In May 1983, a new human retrovirus was identified and isolated in the laboratory of Louis Montagnier and colleagues at the Pasteur Institute in Paris [1]. In April 1984, 40 years ago, the Secretary of the US Department of Health and Human Services announced that Dr. Robert Gallo and his colleagues at the National Cancer Institute (NCI) had confirmed the cause of acquired immunodeficiency syndrome (AIDS) as a retrovirus, which they initially named, human T-lymphotropic virus type III (HTLV-III) [2,3]. The virus was renamed human immunodeficiency virus (HIV) in 1986 [4]. There were initial hopes for a cure for HIV infection and for vaccine prevention. However, 40 years on, at the beginning of 2024, the World Health Organization (WHO) now estimates that since the HIV epidemic began more than 40 years ago, between 65.0 million and 113.0 million people have been infected with HIV [5]. Between 32.9 million and 51.3 million people have died due to the effects of HIV infection [5]. At the end of 2022, between 33.1 million and 45.7 million people were living with HIV, which means that between 0.6% and 0.8% of adults aged 15–49 years worldwide were living with HIV [5]. Rates of infection vary between countries, and the WHO African Region is most severely affected, with an estimated 3.2% (1 in every 25) of adults in this region living with HIV, which accounts for more than two-thirds of the global population who live with HIV [5]. Since 1983, when the retrovirus that caused HIV infection and AIDS was first identified, each decade has inspired reviews of developments and disappointment in the prevention, treatment, and management of HIV/AIDS [6,7]. Cure and prevention are the dual ‘holy grail’ sought but still not achieved [6,7]. In the fourth decade since the identification of HIV, there have been some promising developments, some of which are driven by experiences from the recent COVID-19 pandemic [8]. Further challenges include increasing resistance to antiretroviral therapies, which were previously very effective, and increasing antimicrobial resistance to tuberculosis, a potentially fatal infection that is increasingly seen in patients with HIV/AIDS [9,10].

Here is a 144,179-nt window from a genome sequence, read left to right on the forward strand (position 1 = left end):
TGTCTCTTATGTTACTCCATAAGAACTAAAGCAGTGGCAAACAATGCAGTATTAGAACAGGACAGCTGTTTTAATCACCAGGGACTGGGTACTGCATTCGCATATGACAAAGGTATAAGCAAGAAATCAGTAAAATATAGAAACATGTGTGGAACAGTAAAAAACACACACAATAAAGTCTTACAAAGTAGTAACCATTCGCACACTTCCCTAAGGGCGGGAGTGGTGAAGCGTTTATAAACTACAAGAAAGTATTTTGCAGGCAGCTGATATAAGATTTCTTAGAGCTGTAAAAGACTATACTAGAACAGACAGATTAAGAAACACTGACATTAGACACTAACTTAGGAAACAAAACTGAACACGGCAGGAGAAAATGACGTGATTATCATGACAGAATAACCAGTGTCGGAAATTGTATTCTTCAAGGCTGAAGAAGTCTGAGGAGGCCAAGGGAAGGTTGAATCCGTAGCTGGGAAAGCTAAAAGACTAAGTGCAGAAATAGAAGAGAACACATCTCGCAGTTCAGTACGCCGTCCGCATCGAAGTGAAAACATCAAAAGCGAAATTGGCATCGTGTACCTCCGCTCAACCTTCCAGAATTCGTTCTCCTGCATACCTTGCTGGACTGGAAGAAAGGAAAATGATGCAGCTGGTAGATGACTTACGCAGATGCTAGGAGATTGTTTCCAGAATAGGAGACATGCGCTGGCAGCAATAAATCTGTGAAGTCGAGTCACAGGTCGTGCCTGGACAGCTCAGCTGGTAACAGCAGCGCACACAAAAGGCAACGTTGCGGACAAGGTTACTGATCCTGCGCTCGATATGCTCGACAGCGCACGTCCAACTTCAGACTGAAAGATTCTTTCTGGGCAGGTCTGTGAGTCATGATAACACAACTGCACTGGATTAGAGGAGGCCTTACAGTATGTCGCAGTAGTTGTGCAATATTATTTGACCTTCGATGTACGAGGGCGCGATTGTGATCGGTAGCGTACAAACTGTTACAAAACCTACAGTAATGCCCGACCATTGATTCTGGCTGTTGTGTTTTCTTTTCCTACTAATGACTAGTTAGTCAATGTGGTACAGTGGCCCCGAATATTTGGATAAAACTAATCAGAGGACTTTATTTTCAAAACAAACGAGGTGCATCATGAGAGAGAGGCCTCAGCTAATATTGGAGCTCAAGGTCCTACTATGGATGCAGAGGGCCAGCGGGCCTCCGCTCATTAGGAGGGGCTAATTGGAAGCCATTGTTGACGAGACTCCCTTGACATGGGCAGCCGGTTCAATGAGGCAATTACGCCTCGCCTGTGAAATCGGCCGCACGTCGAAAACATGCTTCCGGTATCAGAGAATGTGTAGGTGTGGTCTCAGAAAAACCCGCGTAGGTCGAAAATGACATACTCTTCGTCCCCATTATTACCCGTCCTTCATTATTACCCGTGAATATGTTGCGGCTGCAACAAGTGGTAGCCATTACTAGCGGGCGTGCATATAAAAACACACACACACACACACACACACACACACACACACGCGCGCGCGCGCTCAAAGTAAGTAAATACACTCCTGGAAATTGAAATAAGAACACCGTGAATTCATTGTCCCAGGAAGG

Retroviral vaccine technology to prevent HIV infection has begun to show some promise. History will record that the COVID-19 pandemic, caused by the SARS-CoV-2, resulted in morbidity and mortality worldwide and also had major economic and social consequences, but also drove the development of novel vaccine technology based on mRNA encapsulated in lipid nanoparticles [8,11]. Implementing successful vaccination programs has provided evidence for the advantages of mRNA vaccines, including the low cost of manufacturing, rapid and large-scale vaccine production, and modification of mRNA vaccines in response to emerging SARS-CoV-2 viral variants [11,12]. The mRNA vaccines deliver antigenic proteins directly and rely on the host’s cells to manufacture protein immunogens that induce antibody and cytotoxic T lymphocyte responses [11,12]. Although the history of mRNA-based vaccines goes back almost three decades, it is only recently that the possibility has emerged that mRNA vaccines may be developed to generate neutralizing antibodies and effective T lymphocyte responses to HIV infection, mainly to produce neutralizing antibodies [11,12].